Judge David Johnson shot Mr. Burns, but there isn't a jury in the world that will convict him.
Our reviews of Christmas With The Simpsons (published October 30th, 2003), The Simpsons: The Complete First Season (published September 19th, 2001), The Simpsons: The Complete Third Season (published December 15th, 2003), The Simpsons: The Complete Fourth Season (published July 12th, 2004), The Simpsons: The Complete Fifth Season (published February 23rd, 2005), The Simpsons: The Complete Sixth Season (published August 29th, 2005), The Simpsons: The Complete Seventh Season (published January 16th, 2006), The Simpsons: The Complete Eighth Season (published August 21st, 2006), The Simpsons: The Complete Ninth Season (published January 22nd, 2007), The Simpsons: The Complete Tenth Season (published August 29th, 2007), The Simpsons: The Complete Thirteenth Season (Blu-Ray) (published September 6th, 2010), The Simpsons: The Complete Fourteenth Season (Blu-ray) (published December 19th, 2011), The Simpsons: The Complete Fifteenth Season (published December 24th, 2012), The Simpsons: Bart Wars (published June 30th, 2005), The Simpsons Christmas 2 (published December 24th, 2004), The Simpsons Gone Wild (published December 8th, 2004), The Simpsons: Kiss And Tell (published March 29th, 2006), The Simpsons: The Complete Twelfth Season (published September 9th, 2009), The Simpsons: The Fourteenth Season (published December 22nd, 2011), The Simpsons: The Seventeenth Season (Blu-ray) (published December 29th, 2014), and The Simpsons' Treehouse Of Horror (published November 20th, 2003) are also available.
"Flowers, the painted whores of the plant world."
Twenty years and counting. It's been a while since I spent some time with Fox's everlasting animated family, and I had my reservations about indulging in Season 20 (!). But, hey, I laughed…some.
Facts of the Case
20 episodes worth of Simpsons shenanigans, including a Prince and the Pauper take-off starring Bart and his snobbish counterpart, a what-if episode looking at how Homer's life would have been different he had become senior class president, Ned Flanders' predictable self-inflicted wound-due-to-his-compassion, an okay "Treehouse of Horror," Lisa's anxiety over a standardized test, and the greatest backyard Mardi Gras party ever.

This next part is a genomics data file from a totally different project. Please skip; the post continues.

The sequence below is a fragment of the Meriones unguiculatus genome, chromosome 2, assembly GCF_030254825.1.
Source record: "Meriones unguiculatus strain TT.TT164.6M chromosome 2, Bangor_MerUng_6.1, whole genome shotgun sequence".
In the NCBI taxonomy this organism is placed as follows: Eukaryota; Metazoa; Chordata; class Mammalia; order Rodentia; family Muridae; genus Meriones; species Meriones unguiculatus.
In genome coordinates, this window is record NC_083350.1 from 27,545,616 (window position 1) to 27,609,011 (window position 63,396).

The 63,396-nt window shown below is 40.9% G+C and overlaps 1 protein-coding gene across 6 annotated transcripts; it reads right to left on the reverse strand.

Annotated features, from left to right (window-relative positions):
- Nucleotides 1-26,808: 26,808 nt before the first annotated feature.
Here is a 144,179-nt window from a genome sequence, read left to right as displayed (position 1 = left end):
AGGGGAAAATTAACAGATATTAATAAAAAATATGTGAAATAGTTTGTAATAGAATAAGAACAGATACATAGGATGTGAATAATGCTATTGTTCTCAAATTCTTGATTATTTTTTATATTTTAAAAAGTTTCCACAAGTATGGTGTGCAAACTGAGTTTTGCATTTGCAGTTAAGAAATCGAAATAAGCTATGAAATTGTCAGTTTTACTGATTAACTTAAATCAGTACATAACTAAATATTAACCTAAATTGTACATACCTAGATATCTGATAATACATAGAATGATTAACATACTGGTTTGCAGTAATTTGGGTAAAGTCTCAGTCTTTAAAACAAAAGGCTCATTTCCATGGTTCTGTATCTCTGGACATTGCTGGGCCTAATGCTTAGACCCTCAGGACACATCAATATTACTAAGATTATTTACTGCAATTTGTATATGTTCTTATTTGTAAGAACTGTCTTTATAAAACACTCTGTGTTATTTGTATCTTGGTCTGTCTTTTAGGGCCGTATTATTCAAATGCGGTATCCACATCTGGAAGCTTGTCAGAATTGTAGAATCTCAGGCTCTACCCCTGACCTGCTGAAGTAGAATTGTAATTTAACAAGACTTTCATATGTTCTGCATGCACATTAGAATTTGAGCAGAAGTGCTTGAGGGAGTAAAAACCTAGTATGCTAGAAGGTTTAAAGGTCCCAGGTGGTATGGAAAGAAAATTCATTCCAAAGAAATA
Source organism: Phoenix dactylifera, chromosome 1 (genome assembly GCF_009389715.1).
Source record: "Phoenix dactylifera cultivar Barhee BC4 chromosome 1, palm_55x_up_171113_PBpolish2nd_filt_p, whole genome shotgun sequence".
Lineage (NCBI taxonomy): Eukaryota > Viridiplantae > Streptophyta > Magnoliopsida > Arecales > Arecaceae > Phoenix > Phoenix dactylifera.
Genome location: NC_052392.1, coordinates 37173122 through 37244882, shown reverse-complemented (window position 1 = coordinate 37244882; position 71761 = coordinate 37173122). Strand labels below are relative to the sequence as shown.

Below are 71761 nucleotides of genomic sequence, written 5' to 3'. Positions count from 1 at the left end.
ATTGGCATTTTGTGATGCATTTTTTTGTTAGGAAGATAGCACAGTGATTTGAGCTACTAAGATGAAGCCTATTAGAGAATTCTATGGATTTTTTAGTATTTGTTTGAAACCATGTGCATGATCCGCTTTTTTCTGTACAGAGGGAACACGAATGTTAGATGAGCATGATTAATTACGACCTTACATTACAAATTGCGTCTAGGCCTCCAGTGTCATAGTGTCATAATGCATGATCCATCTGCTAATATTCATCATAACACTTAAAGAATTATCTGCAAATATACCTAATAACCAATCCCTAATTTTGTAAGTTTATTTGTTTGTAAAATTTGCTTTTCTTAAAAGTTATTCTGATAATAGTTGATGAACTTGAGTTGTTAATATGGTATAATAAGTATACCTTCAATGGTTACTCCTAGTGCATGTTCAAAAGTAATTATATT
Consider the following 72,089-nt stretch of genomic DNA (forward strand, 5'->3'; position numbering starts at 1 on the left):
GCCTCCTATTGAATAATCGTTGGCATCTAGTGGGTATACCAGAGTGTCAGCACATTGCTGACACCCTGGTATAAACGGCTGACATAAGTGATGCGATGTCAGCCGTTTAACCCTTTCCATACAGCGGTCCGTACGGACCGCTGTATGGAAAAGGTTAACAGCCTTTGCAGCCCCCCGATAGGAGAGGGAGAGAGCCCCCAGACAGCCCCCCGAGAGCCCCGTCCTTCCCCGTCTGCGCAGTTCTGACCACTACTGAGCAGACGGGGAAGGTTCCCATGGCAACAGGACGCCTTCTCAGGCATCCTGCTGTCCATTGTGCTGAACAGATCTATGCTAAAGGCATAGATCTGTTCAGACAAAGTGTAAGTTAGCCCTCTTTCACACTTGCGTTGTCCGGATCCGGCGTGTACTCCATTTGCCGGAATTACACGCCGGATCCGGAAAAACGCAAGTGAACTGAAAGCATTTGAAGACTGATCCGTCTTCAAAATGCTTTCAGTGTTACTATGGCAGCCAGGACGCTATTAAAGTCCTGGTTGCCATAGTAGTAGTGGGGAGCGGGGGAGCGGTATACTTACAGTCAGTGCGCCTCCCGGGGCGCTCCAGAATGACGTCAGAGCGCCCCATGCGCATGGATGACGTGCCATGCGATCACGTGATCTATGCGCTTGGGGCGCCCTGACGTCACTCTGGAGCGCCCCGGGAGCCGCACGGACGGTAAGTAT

Plus, The Simpsons make the leap to HD!
I can't remember the last time I tuned into a new episode of this show. I do know that, whenever it was, I came away fairly unimpressed, the recent adventures paling in comparison to the brilliance of the show's earlier seasons. So it was with skepticism that I fired up these Blu-ray discs. The good news: these shows are funny. Not the iconic material of yesteryear (what show is?) but funny nonetheless, and easy to recommend.
By this time, the actors are so in tune with their characters, and the writers dealing with the most established properties in the history of television, it comes easy. Homer? He's always good for a laugh and Dan Castellanetta is, of course, money. And this season features some prime Homer grist, as we see him attempt to vote on a rigged voting machine, negotiate a new mortgage rate (to no avail), alienate Ned once again, and hound his former principal on the golf course, demanding the truth over his failed bid to become senior class president 20 years ago.
The ensemble is just as effective. Again, no surprise, because these guys are pros who have been doing this for two decades (still crazy to get my head wrapped around the fact that this show came out when I was 12). It's obvious that everyone is tuned in to the same wavelength, so what it really comes down to is the writing. The scripts are hit-and-miss, but the funny outweighs the blah. Combined with on-the-nose performances, I do so declare that Season 20 of The Simpsons is a success.
Their debut on Blu-ray? Not so much. First off, there is just one quasi-special feature and it's essentially a commercial for Morgan Spurlock's 20th Anniversary Special. Blecch. The technical side is mixed. The first nine episodes are transferred in full frame, and the last 11 feature the switch to high-def. When the HD hits, the show looks great; clean, bright and vivid. Too bad it merely accounts for half the season. Sound comes courtesy of a nice DTS-HD 5.1 Master Audio mix, the only high-def constant in the set.
The Rebuttal Witnesses
Wow, Al Gore is just as painfully unfunny in two-dimensions as he is in three.
Season 20 is enjoyable, but I'm not sold on the value of this Blu-ray set. You're basically paying a premium for 50% worth of high-def and no worthwhile extras.
The season gets a Not Guilty, but the set is slapped with an ankle
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Scales of Justice
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